About 600 tanker drivers are expected to strike
Downing Street has urged motorists not to panic-buy petrol and diesel ahead of a planned strike by tanker drivers delivering fuel for Shell on Friday.
A spokesperson for Prime Minister Gordon Brown said contingency plans were in place to minimise disruption.
Even so, the government said that some petrol stations could run out of fuel.
Hundreds of members of the Unite Union are due to walk out from 0600 BST on Friday until 0600 the following Tuesday in a dispute over pay.
The drivers work for Hoyer UK and Suckling Transport, haulage firms employed by Shell to deliver fuel to its forecourts across the UK.
The prime minister's spokesperson said: "We believe that this strike is unnecessary and we would want to ensure that nothing was done that inconvenienced the public.
"But the most responsible thing the public can do is to continue to buy as normal."
The Department for Business, Enterprise and Regulatory Reform (BERR) estimated that Shell accounted for about one in 10 filling stations in the UK and that it was "inevitable" some of them would run out of fuel.
Shell is understood to have a dedicated team working to minimise any disruption by maximising stocks of fuel and prioritising deliveries.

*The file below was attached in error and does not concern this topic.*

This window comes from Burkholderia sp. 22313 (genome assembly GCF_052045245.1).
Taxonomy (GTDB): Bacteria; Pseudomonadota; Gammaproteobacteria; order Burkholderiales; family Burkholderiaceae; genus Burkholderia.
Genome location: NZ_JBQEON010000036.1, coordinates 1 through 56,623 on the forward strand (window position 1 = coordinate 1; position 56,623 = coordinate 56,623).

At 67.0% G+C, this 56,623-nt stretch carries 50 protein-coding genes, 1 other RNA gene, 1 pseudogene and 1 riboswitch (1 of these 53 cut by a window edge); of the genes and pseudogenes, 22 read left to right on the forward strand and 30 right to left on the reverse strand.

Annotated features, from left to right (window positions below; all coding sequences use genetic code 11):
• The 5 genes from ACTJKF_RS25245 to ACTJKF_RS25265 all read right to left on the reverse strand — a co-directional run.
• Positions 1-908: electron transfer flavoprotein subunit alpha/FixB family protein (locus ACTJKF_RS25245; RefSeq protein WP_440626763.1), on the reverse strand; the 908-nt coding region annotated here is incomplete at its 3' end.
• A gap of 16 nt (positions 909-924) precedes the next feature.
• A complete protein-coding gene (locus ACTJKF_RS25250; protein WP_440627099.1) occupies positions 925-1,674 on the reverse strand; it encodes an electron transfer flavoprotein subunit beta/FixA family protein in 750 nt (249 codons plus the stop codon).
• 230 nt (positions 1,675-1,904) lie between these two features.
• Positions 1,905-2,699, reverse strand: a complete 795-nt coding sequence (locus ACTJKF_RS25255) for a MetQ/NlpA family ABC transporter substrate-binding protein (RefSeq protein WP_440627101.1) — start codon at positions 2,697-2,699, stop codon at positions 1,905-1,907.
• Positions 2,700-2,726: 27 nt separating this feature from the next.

A series of measures was enacted by the government last Friday to allow companies to work together in order to get fuel to where its needed in the event of a strike, while remaining within the scope of competition law, BERR said.
However, the Petrol Retailers Association, suggests that the impact of the four-day strike may not be as great as some fear.
"One forecourt in ten might not have sufficient fuel for the period of the strike," the association's Ray Holloway told the BBC.
"But on the plus side, any forecourt would normally hold four days' stock, so the effect could be an awful lot less than some people may project," he said.
In an attempt to resolve the dispute, representatives from the Unite union are due to meet the two transport firms on Wednesday.
The union claims that drivers' average pay before overtime of £32,000 has not increased since 1992. It suggests a wage of £36,000 a year would be fairer.
Drivers have rejected an improved offer of a 6.8% pay rise, which the companies claim would have increased drivers' average salaries, including overtime, from £36,500 to around £39,000 a year.
Hoyer UK estimates that that if drivers had accepted that latest offer, their average pay would have increased by a third over the past five years.
The talks due to begin on Wednesday will involve the arbitration and conciliation service, Acas, for the first time.
"I hope that by involving Acas we can avoid industrial action," said Bernie Holloway from Hoyer UK.
The Unite union renewed its insistence that Shell should intervene to resolve the dispute.
"Only Shell sets the terms of this contract and only it can solve this dispute," said Len McCluskey, Unite's assistant general secretary.
"This is one of the most profitable companies on earth and it now needs to provide the financial flexibility to avert this dispute," he said.
In a statement, Shell said it "urged both parties to find a way through their differences".